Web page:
Safety handbook a must for practitioners
Books on safety are hard to come by. “The Safety Handbook,” to be launched at the Osh Expo in September, will be a welcome addition to every occupational health and safety practitioners’ library.
The Safety First Association will launch its long-awaited publication, “The Safety Handbook”, at the Osh Expo that will take place in Johannesburg in September.
There are not many locally published handbooks on occupational health and safety and this South African edition of a new handbook is most welcome: with the recent growth in interest from people studying and working in the field of occupational health and safety, the book will add to the knowledge of anyone reading it.
The objective of this book is to impart knowledge of safety in engineering environments. The safety practices in various engineering workshops are dealt with in great detail. In a clearly arranged way, hazards involved and the safety precautions are fully described, and ways to make the workplace safer are discussed in detail.
A large number of comprehensive illustrations ensure that the subject matter can be easily grasped. The acquired knowledge will enable users of the book to be safety conscious whenever they carry out any assignment in an engineering workshop. Rules to be kept in mind and summaries are given for focal points.
The text is easy to read and the illustrations are easy to follow, even for new entrants into the field using this book as their first basic source of reference.
“Occupational safety and environmental health issues are of increasingly vital concern both to society and technological organisations,” says SA Kadiri, the Nigerian author. “Today’s workplace is faced with accelerating changes in technology. Economic and social developments are also changing the daily life of most people. Despite the progress achieved, the safety, health and conditions for many engineering professionals remain arduous or give rise to new problems as a result of these changes. Employees have a growing need to be more knowledgeable about the hazards of their work environment.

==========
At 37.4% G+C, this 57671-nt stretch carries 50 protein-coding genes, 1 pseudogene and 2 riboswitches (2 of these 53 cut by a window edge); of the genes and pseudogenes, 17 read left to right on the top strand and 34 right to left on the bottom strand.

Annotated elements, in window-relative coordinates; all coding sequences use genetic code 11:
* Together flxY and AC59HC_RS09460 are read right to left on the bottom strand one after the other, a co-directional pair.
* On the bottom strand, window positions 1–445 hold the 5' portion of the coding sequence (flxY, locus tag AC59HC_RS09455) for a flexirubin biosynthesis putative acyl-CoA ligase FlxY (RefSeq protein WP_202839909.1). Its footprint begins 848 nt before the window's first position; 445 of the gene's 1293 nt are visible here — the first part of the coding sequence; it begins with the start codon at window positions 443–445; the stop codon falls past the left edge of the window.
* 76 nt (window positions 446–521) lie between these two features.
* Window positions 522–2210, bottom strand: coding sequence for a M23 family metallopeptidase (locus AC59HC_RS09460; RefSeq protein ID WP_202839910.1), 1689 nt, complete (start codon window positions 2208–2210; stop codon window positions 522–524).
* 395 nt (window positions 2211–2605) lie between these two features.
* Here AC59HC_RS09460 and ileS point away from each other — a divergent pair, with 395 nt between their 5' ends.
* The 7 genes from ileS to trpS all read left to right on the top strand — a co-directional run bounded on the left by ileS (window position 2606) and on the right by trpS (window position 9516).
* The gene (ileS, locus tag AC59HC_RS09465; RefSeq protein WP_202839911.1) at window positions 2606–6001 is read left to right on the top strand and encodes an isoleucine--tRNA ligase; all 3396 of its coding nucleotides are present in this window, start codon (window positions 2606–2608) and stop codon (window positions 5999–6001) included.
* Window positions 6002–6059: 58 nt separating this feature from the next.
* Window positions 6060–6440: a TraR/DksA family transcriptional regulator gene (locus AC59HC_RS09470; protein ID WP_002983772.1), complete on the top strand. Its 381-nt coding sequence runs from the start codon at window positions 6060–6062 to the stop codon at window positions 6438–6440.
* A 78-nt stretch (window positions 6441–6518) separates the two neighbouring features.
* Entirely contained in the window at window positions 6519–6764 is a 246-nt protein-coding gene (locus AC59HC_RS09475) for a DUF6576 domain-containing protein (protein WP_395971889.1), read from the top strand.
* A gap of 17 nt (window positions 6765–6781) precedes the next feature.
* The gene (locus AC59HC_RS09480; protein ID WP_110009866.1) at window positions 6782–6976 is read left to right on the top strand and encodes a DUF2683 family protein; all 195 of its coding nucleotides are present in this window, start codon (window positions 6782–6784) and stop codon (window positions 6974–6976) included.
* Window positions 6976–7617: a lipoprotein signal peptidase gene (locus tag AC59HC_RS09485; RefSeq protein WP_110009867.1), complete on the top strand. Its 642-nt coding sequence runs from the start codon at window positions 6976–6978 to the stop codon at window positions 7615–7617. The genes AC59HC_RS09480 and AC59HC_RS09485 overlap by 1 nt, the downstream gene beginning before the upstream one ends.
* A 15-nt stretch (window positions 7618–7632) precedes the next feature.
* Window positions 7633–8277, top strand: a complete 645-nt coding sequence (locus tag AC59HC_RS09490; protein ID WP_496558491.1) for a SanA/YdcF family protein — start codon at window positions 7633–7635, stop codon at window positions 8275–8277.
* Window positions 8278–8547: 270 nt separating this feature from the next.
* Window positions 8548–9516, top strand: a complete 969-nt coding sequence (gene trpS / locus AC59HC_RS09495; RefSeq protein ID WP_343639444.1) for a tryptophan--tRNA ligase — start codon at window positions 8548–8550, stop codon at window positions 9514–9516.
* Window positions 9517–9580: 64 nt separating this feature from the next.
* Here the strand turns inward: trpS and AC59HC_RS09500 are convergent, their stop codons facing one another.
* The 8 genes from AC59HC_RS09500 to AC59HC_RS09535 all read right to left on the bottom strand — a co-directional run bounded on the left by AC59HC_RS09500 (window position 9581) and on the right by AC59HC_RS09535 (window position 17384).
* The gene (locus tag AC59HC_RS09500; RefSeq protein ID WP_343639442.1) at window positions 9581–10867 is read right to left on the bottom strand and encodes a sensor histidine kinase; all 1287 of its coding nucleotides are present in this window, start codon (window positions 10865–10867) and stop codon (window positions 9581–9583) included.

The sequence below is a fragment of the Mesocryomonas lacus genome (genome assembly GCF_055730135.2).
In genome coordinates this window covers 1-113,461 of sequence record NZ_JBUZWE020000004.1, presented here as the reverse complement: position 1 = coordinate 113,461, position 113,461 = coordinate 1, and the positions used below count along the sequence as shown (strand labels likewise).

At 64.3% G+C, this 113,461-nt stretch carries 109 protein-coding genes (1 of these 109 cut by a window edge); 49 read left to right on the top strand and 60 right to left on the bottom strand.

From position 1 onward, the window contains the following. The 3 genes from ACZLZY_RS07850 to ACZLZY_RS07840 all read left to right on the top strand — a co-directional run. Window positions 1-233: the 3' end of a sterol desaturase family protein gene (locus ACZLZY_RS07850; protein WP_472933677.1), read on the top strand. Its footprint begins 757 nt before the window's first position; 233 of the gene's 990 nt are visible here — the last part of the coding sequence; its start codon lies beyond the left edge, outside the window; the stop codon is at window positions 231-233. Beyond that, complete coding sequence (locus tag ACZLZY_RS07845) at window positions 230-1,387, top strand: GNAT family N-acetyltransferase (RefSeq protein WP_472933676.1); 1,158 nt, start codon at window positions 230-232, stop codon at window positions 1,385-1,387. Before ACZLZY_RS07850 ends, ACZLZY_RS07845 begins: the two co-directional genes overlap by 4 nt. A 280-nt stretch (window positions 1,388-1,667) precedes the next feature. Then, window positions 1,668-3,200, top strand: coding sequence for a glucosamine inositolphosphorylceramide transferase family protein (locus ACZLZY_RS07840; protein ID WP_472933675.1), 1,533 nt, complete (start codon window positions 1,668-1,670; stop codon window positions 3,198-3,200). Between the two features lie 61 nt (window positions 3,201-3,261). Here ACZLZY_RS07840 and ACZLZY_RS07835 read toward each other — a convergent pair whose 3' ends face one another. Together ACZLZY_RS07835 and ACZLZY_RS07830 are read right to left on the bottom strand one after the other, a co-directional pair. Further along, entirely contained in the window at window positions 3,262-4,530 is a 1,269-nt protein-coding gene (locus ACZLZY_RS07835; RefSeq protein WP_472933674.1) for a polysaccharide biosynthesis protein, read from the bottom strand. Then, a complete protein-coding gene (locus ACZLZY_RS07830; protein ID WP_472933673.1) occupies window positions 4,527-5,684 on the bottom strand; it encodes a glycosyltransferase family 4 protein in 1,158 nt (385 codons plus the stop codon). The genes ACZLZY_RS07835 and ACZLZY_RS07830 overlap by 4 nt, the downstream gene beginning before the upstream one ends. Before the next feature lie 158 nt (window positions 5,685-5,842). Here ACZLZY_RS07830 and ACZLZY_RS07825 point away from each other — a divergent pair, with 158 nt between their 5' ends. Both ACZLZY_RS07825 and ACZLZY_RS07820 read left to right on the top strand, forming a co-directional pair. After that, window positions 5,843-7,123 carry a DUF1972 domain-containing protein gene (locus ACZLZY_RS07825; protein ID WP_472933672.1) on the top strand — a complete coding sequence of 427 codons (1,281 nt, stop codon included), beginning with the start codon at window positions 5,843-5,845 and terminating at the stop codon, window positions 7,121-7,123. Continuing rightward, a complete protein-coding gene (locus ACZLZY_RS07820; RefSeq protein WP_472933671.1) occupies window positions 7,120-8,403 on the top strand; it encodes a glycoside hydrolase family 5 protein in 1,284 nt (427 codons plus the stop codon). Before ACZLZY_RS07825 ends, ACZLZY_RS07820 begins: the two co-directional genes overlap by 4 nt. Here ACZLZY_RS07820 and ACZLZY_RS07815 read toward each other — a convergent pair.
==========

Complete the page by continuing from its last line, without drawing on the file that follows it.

“The engineering profession has recorded tremendous growth in the recent past. The reason for this is the yearning for technological advancement, the development of new skills with good career prospects, the expectation that the job will be rewarding, and the quest for stimulation and personal development.
“However, there has been a price to pay for this growth. People are concerned about safety in the workplace and these fears have prevented many from pursuing a career in engineering and allied fields,” he says.
Thousands of accidents occur in engineering environments every day. Most are caused by the failure of people, equipment, supplies or surroundings to behave or react as expected. Although it is difficult to obtain accurate statistics from engineering workshops, where many accidents go undetected and unreported, known fatal accidents and those involving loss of working time frequently exceed those in any other profession. Lack of attention to safety practices undoubtedly creates inherent unsafe working conditions.
Historically, many aspects of occupational safety have been delegated to people lacking the engineering and scientific knowledge to understand the principles behind hazards in the work environment, especially in engineering workshops. Engineering professionals have often not participated in decisions related to occupational and environmental safety. It is imperative that engineers should become more involved in both engineering and management decisions regarding safety.